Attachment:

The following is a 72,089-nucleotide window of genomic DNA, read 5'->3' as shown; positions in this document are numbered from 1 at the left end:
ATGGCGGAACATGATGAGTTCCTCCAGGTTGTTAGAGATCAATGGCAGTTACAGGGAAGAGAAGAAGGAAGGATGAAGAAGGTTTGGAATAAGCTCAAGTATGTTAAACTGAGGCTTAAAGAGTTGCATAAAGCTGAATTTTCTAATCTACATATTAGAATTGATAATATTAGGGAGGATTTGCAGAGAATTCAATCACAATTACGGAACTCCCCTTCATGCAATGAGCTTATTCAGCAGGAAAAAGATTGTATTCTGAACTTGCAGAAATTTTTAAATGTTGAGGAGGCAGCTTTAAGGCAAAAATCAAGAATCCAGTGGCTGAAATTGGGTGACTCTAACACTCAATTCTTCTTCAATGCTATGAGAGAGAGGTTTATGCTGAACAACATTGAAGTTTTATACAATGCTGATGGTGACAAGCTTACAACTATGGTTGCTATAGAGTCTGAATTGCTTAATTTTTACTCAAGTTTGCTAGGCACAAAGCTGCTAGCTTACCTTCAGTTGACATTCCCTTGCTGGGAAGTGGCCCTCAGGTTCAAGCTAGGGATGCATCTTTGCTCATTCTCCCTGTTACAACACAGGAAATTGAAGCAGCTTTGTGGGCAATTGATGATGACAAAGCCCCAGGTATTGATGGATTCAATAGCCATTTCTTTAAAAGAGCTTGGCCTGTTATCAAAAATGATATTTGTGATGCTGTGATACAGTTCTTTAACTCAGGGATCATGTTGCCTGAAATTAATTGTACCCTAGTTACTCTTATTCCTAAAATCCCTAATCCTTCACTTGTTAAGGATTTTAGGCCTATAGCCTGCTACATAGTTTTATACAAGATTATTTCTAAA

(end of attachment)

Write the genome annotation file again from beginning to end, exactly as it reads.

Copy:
The following is a 72,089-nucleotide window of genomic DNA, read 5'->3' as shown; positions in this document are numbered from 1 at the left end:
ATGGCGGAACATGATGAGTTCCTCCAGGTTGTTAGAGATCAATGGCAGTTACAGGGAAGAGAAGAAGGAAGGATGAAGAAGGTTTGGAATAAGCTCAAGTATGTTAAACTGAGGCTTAAAGAGTTGCATAAAGCTGAATTTTCTAATCTACATATTAGAATTGATAATATTAGGGAGGATTTGCAGAGAATTCAATCACAATTACGGAACTCCCCTTCATGCAATGAGCTTATTCAGCAGGAAAAAGATTGTATTCTGAACTTGCAGAAATTTTTAAATGTTGAGGAGGCAGCTTTAAGGCAAAAATCAAGAATCCAGTGGCTGAAATTGGGTGACTCTAACACTCAATTCTTCTTCAATGCTATGAGAGAGAGGTTTATGCTGAACAACATTGAAGTTTTATACAATGCTGATGGTGACAAGCTTACAACTATGGTTGCTATAGAGTCTGAATTGCTTAATTTTTACTCAAGTTTGCTAGGCACAAAGCTGCTAGCTTACCTTCAGTTGACATTCCCTTGCTGGGAAGTGGCCCTCAGGTTCAAGCTAGGGATGCATCTTTGCTCATTCTCCCTGTTACAACACAGGAAATTGAAGCAGCTTTGTGGGCAATTGATGATGACAAAGCCCCAGGTATTGATGGATTCAATAGCCATTTCTTTAAAAGAGCTTGGCCTGTTATCAAAAATGATATTTGTGATGCTGTGATACAGTTCTTTAACTCAGGGATCATGTTGCCTGAAATTAATTGTACCCTAGTTACTCTTATTCCTAAAATCCCTAATCCTTCACTTGTTAAGGATTTTAGGCCTATAGCCTGCTACATAGTTTTATACAAGATTATTTCTAAA